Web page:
About Heart Failure

Congestive heart failure (CHF) occurs when the heart loses its ability to pump enough blood through the body. Usually, the loss in pumping action is a symptom of an underlying heart problem, such as coronary artery disease.

The term heart failure suggests a sudden and complete stop of heart activity. But, actually, the heart does not suddenly stop. Rather, heart failure usually develops slowly, often over years, as the heart gradually loses its pumping ability and works less efficiently.

Some people may not become aware of their condition until years after their heart began its decline.

What are the Symptoms?

Perhaps the best known symptom is shortness of breath (“dyspnea”). In heart failure, this may result from excess fluid in the lungs. The breathing difficulties may occur at rest or during exercise. In some cases, congestion may be severe enough to prevent or interrupt sleep.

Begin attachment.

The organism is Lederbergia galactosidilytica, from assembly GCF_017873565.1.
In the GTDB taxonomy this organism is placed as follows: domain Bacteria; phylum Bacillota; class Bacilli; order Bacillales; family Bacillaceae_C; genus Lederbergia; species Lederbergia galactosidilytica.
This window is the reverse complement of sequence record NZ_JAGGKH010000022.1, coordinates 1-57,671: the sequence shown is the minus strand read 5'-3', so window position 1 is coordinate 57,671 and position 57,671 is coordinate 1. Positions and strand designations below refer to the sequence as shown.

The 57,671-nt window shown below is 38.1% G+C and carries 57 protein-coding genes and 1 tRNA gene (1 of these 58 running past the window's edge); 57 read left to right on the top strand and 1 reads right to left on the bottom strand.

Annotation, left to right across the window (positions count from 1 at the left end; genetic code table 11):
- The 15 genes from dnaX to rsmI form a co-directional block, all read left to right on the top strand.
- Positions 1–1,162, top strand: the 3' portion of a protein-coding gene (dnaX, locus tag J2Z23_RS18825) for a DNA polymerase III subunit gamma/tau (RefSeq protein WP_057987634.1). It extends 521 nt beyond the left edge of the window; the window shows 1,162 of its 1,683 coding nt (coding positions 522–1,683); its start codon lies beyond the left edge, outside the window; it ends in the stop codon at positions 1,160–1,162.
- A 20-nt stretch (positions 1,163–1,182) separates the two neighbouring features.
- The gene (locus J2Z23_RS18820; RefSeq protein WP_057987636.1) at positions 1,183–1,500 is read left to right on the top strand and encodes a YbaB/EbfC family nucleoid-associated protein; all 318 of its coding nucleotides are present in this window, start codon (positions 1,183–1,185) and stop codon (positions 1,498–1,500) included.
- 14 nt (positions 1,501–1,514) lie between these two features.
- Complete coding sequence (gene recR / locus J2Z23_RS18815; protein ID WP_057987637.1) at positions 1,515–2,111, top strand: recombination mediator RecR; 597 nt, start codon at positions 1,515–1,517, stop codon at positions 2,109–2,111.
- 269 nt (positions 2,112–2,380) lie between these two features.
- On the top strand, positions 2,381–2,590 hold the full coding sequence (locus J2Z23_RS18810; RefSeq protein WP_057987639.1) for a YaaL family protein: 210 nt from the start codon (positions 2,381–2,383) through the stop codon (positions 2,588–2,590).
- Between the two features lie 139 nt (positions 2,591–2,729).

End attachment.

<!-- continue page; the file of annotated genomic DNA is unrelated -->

Being tired is another common symptom. As the heart’s pumping capacity decreases, muscles and other tissues receive less oxygen and nutrition. Without proper “fuel,” the body cannot perform as much work, and is tired.

Fluid accumulation, or edema, may cause swelling of the feet, ankles, legs, and occasionally, the abdomen. Excess fluid retained by the body may result in weight gain, which sometimes occurs fairly quickly.


Types of CHF:

Diastolic heart failure–This occurs when the heart has a problem relaxing. The heart cannot properly fill with blood because the muscle has become stiff, losing its ability to relax.

Systolic heart failure–This occurs when the heart’s ability to contract decreases. The heart cannot pump with enough force to push a sufficient amount of blood into the circulation.


Is there a Cure?

There’s no cure, but treatment can be quite successful. Patients can minimize the effects of heart failure through lifestyle changes and drug therapy.